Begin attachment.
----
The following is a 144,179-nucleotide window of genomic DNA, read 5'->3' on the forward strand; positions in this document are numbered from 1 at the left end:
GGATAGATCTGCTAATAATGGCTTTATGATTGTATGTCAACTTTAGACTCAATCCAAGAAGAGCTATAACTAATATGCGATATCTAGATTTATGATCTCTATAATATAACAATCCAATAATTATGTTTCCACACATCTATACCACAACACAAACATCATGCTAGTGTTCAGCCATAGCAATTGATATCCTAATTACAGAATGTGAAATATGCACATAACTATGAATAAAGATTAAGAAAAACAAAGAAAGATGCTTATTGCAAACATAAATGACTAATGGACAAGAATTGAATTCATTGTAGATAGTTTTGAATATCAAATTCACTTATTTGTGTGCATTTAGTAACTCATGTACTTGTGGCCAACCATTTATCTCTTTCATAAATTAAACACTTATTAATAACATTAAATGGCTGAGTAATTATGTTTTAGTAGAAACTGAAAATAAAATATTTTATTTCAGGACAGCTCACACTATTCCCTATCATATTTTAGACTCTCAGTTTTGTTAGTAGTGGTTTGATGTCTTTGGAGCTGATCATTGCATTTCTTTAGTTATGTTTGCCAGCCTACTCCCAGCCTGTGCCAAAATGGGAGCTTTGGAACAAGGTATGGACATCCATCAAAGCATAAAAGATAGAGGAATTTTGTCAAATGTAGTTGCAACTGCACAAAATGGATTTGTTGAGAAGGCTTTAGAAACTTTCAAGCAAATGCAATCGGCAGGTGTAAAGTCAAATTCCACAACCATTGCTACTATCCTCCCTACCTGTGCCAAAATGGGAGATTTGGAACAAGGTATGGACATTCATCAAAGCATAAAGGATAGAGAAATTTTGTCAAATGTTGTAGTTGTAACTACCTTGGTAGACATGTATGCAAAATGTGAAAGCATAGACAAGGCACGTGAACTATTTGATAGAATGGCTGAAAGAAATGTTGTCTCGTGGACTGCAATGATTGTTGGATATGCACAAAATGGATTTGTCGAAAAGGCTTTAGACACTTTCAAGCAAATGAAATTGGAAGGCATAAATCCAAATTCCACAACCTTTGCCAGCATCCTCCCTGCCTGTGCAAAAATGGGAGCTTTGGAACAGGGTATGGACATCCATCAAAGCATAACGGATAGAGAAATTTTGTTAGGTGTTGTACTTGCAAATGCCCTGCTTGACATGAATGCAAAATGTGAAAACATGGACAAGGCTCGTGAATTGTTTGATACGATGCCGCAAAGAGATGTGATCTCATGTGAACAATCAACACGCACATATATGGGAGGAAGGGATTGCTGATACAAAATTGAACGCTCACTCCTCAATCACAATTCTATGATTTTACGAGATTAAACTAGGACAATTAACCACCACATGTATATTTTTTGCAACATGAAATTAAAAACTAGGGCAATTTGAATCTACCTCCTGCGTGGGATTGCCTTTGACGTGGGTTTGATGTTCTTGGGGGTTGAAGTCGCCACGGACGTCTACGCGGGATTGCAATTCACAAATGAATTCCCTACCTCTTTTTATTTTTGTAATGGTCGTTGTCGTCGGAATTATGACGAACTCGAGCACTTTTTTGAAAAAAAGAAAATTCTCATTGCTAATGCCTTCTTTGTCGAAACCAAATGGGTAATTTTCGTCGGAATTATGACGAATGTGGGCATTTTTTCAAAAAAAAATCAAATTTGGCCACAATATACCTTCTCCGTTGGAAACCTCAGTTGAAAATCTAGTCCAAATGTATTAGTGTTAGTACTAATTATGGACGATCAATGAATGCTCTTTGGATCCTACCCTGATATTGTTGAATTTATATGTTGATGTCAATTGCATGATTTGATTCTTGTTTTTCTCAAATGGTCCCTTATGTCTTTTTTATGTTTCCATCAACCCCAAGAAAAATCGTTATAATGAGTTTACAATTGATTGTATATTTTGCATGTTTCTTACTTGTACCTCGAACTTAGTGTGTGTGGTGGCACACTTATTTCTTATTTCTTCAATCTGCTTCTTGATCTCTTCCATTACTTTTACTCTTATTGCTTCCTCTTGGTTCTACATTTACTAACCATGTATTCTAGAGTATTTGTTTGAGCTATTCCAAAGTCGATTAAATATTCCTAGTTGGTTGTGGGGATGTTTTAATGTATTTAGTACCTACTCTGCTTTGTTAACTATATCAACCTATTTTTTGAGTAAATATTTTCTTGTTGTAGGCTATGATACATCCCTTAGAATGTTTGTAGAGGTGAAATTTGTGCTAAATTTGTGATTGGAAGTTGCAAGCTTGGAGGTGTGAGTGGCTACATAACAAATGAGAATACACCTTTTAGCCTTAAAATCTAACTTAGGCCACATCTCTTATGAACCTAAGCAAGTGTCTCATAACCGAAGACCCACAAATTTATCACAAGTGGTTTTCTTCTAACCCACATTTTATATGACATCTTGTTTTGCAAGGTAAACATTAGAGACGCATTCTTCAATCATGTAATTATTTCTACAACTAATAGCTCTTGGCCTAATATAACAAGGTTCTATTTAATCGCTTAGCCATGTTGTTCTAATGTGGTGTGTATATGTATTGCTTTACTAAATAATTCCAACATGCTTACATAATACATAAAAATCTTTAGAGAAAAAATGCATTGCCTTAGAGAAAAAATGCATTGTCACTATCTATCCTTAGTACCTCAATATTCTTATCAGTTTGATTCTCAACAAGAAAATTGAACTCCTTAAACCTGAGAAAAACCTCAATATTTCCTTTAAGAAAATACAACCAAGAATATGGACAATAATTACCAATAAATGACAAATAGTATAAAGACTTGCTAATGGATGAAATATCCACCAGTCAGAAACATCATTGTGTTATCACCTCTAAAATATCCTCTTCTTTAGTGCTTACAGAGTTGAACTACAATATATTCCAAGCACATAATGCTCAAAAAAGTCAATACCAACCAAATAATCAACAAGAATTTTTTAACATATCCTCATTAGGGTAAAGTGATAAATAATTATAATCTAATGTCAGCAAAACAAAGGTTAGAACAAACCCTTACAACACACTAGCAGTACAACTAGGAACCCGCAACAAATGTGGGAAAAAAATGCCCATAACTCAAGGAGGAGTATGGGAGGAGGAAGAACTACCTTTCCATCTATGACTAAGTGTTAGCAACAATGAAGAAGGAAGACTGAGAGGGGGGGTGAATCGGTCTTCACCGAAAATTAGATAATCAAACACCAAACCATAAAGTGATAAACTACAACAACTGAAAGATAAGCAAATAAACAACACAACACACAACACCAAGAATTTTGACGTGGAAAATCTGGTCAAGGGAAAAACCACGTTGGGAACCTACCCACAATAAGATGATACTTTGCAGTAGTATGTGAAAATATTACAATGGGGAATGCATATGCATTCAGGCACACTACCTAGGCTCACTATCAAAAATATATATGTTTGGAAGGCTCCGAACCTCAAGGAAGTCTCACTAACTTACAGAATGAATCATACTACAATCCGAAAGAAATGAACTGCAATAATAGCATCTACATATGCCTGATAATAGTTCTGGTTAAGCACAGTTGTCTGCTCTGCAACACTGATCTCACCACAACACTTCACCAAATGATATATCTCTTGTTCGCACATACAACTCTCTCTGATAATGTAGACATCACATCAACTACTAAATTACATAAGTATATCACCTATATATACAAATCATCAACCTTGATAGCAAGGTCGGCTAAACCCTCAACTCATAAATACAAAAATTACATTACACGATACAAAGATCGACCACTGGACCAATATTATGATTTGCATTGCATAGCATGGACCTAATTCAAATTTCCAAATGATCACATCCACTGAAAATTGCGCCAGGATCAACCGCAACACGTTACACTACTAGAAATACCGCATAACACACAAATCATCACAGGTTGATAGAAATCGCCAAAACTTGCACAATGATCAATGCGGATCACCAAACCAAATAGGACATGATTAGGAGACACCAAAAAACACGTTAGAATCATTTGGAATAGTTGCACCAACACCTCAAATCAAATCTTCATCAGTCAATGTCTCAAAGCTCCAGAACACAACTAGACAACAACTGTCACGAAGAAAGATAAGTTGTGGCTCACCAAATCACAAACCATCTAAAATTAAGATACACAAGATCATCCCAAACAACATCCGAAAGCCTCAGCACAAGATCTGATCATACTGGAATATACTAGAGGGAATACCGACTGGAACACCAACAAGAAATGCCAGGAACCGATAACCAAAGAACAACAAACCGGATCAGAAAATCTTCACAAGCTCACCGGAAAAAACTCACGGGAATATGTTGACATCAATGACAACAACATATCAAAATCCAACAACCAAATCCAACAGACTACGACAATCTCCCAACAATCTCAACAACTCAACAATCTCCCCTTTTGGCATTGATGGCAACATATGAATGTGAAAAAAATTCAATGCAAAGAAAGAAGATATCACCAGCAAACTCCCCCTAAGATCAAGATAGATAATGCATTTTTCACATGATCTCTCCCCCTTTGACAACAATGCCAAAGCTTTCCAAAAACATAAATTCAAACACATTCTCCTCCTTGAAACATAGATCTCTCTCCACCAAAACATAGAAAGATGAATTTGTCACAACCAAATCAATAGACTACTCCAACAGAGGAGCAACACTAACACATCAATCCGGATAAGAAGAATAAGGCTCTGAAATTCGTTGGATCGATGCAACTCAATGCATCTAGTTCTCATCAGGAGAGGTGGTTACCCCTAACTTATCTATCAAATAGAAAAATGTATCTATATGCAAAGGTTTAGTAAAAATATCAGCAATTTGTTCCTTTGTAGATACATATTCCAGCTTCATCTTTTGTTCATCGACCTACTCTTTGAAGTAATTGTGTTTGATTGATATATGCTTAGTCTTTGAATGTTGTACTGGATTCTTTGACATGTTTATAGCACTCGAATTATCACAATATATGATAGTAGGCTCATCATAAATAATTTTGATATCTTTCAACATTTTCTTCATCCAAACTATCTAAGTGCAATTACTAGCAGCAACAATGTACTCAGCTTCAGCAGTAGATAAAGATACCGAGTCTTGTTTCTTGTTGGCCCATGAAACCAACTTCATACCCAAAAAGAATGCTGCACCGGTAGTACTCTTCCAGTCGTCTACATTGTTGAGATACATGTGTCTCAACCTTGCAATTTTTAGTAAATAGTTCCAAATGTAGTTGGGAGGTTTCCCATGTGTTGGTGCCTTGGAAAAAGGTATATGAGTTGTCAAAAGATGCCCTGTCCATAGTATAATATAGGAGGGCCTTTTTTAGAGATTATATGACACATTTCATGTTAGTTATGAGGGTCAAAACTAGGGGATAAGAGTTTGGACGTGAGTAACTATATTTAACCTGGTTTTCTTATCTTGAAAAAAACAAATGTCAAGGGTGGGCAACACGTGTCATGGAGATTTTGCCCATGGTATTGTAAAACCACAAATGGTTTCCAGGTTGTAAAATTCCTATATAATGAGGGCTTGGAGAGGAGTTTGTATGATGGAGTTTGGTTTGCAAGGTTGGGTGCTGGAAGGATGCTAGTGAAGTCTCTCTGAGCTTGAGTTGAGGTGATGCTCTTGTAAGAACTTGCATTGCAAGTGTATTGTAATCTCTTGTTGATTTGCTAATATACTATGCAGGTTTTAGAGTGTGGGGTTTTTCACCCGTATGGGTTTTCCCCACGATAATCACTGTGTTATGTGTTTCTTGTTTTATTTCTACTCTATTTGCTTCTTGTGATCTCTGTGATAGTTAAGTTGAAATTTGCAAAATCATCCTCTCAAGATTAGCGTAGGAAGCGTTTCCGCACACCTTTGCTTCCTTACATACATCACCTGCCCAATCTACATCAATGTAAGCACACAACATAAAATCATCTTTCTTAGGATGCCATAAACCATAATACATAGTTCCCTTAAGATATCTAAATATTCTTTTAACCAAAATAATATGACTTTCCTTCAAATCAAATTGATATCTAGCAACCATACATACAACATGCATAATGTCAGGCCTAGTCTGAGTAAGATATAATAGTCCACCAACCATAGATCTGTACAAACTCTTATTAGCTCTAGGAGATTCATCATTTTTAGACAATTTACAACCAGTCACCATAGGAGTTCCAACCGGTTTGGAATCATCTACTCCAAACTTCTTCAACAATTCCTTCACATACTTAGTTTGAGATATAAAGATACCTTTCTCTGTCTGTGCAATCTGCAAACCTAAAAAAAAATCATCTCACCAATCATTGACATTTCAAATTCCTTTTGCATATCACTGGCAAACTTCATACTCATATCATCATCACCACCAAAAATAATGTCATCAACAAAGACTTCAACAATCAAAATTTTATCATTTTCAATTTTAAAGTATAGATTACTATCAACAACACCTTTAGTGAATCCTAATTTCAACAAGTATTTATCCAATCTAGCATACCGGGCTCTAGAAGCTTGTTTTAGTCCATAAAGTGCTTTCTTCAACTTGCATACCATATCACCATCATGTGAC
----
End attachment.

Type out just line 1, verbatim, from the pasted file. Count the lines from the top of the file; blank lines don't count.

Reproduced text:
The following is a 144,179-nucleotide window of genomic DNA, read 5'->3' on the forward strand; positions in this document are numbered from 1 at the left end: